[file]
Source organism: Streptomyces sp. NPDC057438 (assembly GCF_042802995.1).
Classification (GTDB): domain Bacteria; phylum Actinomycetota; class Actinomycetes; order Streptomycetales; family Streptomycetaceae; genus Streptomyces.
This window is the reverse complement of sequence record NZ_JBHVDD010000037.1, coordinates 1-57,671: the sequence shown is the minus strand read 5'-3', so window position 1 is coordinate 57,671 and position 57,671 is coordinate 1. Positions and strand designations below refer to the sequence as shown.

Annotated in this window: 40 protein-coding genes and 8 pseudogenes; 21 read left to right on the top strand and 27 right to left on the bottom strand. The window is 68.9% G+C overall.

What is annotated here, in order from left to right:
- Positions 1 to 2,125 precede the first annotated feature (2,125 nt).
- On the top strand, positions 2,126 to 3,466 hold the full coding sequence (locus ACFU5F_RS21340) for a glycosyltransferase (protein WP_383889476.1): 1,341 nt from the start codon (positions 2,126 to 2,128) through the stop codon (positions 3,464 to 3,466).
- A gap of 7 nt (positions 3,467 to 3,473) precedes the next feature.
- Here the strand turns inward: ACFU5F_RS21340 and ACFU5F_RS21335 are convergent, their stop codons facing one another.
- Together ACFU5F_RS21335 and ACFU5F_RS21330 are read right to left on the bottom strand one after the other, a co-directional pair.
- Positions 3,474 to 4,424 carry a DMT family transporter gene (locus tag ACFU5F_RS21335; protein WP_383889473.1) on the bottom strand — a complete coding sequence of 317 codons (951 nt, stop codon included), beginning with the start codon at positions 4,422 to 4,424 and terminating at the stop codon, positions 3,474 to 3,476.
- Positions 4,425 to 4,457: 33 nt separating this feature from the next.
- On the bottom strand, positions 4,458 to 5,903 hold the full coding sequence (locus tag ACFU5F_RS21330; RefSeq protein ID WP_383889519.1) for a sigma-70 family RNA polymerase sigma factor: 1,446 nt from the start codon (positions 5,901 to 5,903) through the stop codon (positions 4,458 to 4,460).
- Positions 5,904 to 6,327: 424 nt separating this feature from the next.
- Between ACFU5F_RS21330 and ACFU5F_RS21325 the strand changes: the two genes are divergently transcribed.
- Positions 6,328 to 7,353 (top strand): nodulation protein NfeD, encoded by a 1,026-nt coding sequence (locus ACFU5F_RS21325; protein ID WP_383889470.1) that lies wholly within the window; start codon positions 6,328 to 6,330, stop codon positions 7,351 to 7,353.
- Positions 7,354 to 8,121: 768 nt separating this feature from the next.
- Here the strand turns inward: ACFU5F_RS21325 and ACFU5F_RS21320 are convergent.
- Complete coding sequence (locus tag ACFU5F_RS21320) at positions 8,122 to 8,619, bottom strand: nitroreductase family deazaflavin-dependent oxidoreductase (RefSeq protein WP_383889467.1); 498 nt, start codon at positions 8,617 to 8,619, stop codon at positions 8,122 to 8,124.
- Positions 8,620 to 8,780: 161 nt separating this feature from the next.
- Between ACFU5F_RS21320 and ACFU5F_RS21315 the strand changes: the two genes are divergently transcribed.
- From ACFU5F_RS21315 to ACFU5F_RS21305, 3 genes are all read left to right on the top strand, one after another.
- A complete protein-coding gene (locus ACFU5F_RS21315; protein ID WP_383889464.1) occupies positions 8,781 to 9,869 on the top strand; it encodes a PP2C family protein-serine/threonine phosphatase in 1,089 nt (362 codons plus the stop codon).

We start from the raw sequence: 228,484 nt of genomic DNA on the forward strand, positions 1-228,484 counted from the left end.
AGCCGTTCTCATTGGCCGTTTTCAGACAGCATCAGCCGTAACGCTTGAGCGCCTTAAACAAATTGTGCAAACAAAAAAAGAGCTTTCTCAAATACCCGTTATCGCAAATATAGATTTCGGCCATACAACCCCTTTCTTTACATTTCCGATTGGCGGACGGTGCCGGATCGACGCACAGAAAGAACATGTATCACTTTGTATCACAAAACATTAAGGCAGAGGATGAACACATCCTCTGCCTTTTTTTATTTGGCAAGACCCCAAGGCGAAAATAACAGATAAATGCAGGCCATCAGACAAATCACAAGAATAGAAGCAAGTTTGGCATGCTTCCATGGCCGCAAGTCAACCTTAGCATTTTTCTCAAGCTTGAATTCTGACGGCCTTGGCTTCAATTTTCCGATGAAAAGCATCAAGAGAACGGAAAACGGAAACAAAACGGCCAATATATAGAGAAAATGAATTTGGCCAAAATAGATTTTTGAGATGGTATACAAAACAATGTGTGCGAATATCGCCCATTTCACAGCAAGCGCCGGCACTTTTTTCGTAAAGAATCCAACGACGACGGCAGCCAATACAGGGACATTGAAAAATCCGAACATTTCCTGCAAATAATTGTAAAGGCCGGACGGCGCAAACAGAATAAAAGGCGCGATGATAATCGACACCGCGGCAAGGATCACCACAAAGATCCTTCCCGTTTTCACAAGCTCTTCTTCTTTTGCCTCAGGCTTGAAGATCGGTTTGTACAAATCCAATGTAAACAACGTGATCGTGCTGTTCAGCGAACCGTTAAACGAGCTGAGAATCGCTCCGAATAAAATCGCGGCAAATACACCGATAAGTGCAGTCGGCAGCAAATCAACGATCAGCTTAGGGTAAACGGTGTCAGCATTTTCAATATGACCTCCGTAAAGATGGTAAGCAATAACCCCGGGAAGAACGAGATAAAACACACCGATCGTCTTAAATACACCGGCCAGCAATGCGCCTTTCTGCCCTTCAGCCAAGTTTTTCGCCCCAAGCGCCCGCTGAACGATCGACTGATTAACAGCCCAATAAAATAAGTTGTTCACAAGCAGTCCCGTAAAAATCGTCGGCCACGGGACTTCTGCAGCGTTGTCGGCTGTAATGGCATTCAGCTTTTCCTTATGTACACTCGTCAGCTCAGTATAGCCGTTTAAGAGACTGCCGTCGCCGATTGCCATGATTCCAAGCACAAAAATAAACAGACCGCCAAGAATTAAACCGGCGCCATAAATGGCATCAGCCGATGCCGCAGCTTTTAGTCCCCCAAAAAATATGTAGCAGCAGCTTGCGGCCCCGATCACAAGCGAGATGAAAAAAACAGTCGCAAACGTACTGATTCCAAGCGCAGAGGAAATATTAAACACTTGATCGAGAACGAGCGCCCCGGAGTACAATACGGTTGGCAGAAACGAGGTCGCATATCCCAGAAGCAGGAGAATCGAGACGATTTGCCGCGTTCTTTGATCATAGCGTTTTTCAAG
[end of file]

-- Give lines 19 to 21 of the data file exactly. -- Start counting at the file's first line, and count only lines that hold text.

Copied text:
- Complete coding sequence (locus tag ACFU5F_RS21320) at positions 8,122 to 8,619, bottom strand: nitroreductase family deazaflavin-dependent oxidoreductase (RefSeq protein WP_383889467.1); 498 nt, start codon at positions 8,617 to 8,619, stop codon at positions 8,122 to 8,124.
- Positions 8,620 to 8,780: 161 nt separating this feature from the next.
- Between ACFU5F_RS21320 and ACFU5F_RS21315 the strand changes: the two genes are divergently transcribed.